We have all heard the expression “The sky is falling!“ Wikipedia explains that it is an idiom derived from the story of Henny Penny, in the fable known as “Chicken Little.” This well known fable’s famous quote has passed into the English language as a common idiom, indicating a hysterical or mistaken belief that disaster is imminent.
We have also heard the expression ”That is music to my ears!” which means “It is exactly what I want to hear!”; just as music is pleasant to one’s ears, so too are the words being spoken into one’s ears.
There is yet another expression we have all heard, “…standing on shaky ground” or “on dangerous ground”; which is taken to mean “…on an unstable or questionable foundation” or “founded on a risky premise”.
These three expressions come into play in this week’s Perashat Haazinu. This Perasha is known as a song – “שירה” because it was written as a poem. In it, Moshe summons Heaven and Earth to bear witness to the warnings he made to the Israelites if they violate the covenant between G-d and them. Moshe wanted Heaven and Earth as witnesses, which would outlive him and outlive later generations that could reproach the Israelites in the future – were they to deny they had ever accepted the covenant. It is in the form of a song, since the nature of a song is to be pleasantly heard while internalizing its message, so that we could learn it and sing it by heart. In a sense, Moshe wanted his message to be “music to our ears”.
Its content however, is far from pleasant. Additionally, “the sky would be falling down” if the Israelites did not follow the covenant or violated it, and they would be standing on “shaky and dangerous ground”. In the Chicken Little story, an acorn falls on the chicken’s head and he mistakenly assumes that the “sky is falling”. Based on his mistaken assumption, the chicken goes on to bring the whole farm to mass hysteria and eventually, a sly fox invites all of the farm’s animals into his fox hole – supposedly to “protect them” – and ends up eating them! In the case of Haazinu, there are no mistakes; “Fire will be kindled from above and blazed to the lowest depths… it shall consume the earth and its produce, and set ablaze what is founded on mountains”. What a song!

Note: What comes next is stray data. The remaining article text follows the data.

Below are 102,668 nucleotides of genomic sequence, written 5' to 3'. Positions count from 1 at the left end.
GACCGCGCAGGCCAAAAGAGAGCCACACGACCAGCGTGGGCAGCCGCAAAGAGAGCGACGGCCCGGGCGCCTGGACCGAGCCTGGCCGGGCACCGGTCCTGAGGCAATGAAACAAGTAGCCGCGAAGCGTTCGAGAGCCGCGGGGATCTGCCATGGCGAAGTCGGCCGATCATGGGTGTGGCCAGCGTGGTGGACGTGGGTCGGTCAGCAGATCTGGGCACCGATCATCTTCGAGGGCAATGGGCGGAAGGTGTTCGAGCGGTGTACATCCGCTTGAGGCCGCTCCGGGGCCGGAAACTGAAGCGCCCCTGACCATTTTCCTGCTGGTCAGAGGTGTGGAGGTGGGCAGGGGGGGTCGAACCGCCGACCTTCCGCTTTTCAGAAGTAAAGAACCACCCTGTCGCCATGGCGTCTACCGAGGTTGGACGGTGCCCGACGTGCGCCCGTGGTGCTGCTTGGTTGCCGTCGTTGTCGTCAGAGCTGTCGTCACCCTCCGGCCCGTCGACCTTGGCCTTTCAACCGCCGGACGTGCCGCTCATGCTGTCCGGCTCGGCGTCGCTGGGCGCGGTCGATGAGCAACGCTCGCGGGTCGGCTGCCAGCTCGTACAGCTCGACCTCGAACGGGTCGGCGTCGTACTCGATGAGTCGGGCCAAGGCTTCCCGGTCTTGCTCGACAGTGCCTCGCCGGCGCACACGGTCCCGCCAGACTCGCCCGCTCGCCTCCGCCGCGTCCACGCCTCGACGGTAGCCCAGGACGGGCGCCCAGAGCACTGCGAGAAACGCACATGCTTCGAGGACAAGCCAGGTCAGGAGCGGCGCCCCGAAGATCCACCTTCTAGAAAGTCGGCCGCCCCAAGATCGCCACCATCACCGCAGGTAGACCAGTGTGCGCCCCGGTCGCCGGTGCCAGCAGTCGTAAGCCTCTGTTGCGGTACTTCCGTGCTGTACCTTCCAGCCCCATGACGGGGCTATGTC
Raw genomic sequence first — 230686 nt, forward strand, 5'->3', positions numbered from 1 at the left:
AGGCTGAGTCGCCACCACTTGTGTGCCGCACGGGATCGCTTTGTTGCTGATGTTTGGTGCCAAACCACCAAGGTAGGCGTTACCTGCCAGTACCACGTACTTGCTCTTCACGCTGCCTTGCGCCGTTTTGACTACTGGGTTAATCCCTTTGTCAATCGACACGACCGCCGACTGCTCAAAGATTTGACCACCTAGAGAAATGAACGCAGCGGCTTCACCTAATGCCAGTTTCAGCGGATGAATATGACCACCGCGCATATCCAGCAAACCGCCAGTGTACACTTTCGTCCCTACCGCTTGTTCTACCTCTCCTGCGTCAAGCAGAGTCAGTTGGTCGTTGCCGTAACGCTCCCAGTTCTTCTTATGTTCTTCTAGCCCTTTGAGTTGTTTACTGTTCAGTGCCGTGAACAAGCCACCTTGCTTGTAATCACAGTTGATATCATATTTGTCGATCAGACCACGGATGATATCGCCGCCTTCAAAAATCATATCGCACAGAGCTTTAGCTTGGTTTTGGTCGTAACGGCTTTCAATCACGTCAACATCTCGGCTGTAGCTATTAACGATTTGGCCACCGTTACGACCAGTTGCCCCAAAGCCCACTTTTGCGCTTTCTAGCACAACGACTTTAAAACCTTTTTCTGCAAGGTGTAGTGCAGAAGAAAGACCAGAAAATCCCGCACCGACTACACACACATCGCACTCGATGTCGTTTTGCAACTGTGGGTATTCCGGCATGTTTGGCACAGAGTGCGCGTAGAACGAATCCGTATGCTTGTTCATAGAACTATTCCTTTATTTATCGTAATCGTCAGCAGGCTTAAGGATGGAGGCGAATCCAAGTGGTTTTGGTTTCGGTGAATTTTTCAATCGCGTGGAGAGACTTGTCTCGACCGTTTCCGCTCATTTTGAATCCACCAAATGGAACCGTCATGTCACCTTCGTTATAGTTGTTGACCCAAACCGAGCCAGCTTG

The similarity between Haazinu and Chicken Little, however, is only between the fox and the fox hole. When calamities come as per Haazinu and it appears that the “sky is falling down”, there will be many sly foxes around trying to lure the Jews into entering their fox holes “for protection”. We have seen that in history as well as in our own time; many people and their nations have acted as our “friends,” when in fact they were really nothing more than that sly fox of the story.
The difference between Haazinu and Chicken Little is very clear. In Haazinu, the calamities are not a mistake or accident, as is the case in Chicken Little. Instead, they are a result of the violations of the covenant and the pact where Heaven and Earth are bearing witness. These witnesses take the lead in administering the calamities experienced throughout history. Therefore, do not look at the sly fox and his fox hole for safety. Rather, safety will always be found in the covenant itself and in the reverence of Heaven and shelter under the Wings of the Divine Presence.
Shabbat Shalom and Tizku L’Shanim Rabbot,
Rabbi Elie Abadie, M.D.